In a festive atmosphere, thousands of people took to the streets of Madrid, Spain, on Sunday to participate in the annual March for Life with the theme “Yes to Life” in an event that featured powerful testimonies.

“It’s time to unmask the lies, horrors, businesses, and ideologies that sustain the culture of death and assume responsibility for repairing, healing, and making possible the culture of life and true progress,” the organizers of the pro-life event emphasized in their manifesto for the event.

Before the start of the march, the president of the Spanish Federation of Pro-Life Associations, Alicia Latorre, told the media that the objective of the march is to say “yes” to life especially “at this time when there are special attacks, not only by the laws but also against those who defend life.”

Latorre charged that “they want to turn into rights acts that are objectively perverse and that benefit no one. Not only do they take the lives of the unborn or the sick who are at the end of their life, but they also scar every person who participates in these acts and also society.”

The 2024 March for Life in Spain saw thousands of Spaniards celebrate and proclaim their pro-life convictions. Crédit: Nicolás de Cárdenas/ACI Prensa
The 2024 March for Life in Spain saw thousands of Spaniards celebrate and proclaim their pro-life convictions. Crédit: Nicolás de Cárdenas/ACI Prensa

Some of those attending the march carried banners that read “Abortion is a crime disguised as a solution,” “The size of your body doesn’t take away your rights,” “Life is valuable from its beginning to its natural end,” and “Praying is not harassment.” A group of participants marched behind a banner with the line from Luke’s Gospel “Blessed is the fruit of your womb.”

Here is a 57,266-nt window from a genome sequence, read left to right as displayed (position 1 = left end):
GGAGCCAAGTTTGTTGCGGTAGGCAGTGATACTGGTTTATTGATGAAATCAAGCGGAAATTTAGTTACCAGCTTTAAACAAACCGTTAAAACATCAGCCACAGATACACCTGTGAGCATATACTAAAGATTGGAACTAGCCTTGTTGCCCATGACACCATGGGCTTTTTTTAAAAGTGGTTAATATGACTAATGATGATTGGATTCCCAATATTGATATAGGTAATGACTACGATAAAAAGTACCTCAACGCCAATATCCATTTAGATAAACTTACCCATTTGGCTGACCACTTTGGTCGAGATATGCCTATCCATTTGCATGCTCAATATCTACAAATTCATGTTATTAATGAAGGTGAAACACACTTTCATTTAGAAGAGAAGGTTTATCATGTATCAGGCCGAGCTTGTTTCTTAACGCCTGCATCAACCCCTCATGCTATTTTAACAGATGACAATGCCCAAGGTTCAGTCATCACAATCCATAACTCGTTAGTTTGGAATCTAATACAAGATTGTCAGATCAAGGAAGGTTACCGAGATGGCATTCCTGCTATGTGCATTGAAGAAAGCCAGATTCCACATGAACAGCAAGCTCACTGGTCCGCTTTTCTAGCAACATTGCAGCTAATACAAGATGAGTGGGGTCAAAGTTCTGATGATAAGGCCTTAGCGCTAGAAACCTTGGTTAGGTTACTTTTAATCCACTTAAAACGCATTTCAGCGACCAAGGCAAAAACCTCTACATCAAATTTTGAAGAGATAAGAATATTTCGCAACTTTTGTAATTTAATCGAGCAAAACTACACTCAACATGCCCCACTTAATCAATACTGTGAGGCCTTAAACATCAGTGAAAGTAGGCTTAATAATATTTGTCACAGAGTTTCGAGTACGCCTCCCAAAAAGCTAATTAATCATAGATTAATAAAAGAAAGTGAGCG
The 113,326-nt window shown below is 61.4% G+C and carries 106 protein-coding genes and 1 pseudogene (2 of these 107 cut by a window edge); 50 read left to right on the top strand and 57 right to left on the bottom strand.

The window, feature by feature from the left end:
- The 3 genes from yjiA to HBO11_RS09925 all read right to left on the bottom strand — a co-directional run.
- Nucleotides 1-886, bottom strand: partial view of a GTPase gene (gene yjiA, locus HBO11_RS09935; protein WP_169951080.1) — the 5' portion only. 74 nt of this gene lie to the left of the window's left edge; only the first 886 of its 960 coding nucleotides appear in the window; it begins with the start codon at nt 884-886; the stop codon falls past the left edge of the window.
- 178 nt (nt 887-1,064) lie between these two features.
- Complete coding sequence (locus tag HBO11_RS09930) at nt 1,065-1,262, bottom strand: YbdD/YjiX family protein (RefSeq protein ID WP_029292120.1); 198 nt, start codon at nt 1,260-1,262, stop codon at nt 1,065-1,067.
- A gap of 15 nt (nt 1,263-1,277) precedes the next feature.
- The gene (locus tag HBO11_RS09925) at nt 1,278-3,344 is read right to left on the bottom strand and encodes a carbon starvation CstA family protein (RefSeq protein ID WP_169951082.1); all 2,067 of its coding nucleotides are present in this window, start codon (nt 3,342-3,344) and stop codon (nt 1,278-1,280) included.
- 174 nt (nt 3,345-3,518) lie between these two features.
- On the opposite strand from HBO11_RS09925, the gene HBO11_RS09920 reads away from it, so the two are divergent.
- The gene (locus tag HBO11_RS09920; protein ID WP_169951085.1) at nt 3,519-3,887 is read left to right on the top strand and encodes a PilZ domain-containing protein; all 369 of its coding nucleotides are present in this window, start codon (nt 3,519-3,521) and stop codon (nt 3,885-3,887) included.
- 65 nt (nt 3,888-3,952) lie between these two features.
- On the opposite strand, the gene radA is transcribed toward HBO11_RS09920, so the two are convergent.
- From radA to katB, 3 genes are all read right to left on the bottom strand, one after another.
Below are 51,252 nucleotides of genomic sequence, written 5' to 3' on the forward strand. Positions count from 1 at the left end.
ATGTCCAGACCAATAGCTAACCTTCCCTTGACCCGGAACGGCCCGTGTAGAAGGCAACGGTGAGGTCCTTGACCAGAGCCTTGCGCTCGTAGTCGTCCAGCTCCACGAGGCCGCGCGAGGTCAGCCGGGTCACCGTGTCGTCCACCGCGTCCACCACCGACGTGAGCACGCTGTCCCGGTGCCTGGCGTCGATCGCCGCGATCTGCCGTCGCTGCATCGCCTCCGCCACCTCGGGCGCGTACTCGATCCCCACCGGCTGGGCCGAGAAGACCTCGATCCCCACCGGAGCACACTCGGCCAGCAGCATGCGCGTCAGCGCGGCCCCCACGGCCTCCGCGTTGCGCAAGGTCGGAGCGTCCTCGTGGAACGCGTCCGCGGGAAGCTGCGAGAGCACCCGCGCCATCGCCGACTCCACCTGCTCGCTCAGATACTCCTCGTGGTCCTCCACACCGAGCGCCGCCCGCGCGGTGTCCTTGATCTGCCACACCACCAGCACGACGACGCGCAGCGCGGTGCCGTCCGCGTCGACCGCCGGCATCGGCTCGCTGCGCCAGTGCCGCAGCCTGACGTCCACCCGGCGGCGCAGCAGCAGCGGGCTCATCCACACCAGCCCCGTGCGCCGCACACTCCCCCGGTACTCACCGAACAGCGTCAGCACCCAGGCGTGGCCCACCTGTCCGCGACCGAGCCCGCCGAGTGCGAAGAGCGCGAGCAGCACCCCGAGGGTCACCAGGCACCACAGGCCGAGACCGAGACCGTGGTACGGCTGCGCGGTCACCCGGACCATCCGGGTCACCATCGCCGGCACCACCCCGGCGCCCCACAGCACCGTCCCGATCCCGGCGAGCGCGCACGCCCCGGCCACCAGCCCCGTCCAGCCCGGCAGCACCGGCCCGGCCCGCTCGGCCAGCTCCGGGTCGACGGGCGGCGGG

At the end of the march route, a stage was set up on Paseo de la Castellana, Madrid’s main thoroughfare, where the manifesto was read and two powerful testimonies were given.

‘Just because life isn’t easy doesn’t make it any less beautiful’

Paloma Zafrilla is the sister of Carlos, a young man who is 96% disabled. “He’s like a 6-month-old child,” Zafrilla told the assembled crowd. “He is 26 years old, but he doesn’t walk, he doesn’t talk, he doesn’t communicate. He is exactly like a baby. What he does do is smile and complain when something is bothering him,” she explained.

More in Europe

When her brother was diagnosed at 7 months old, his parents were pressured to not have more children “because they didn’t know how they might turn out, if the diagnosis were to be repeated” and they even told them “that it was very selfish to bring children into the world who could live with this misfortune, with this tragedy,” Zafrilla said.

“They even told me how could we take care of little Carlos, that in the end there was no quality of life. I can only assure you that there is no greater life than what is in my house. And especially everything is due to my brother,” she recounted, while also acknowledging that living with a disabled person isn’t easy.

"Just because life isn’t easy doesn’t make it any less beautiful," said Paloma Zafrilla, whose brother is 96% disabled. "And in this case it is quite the opposite. It's much more fun. And it makes you look at everything with a much more special perspective." Credit: Yes to Life/Sí a la Vida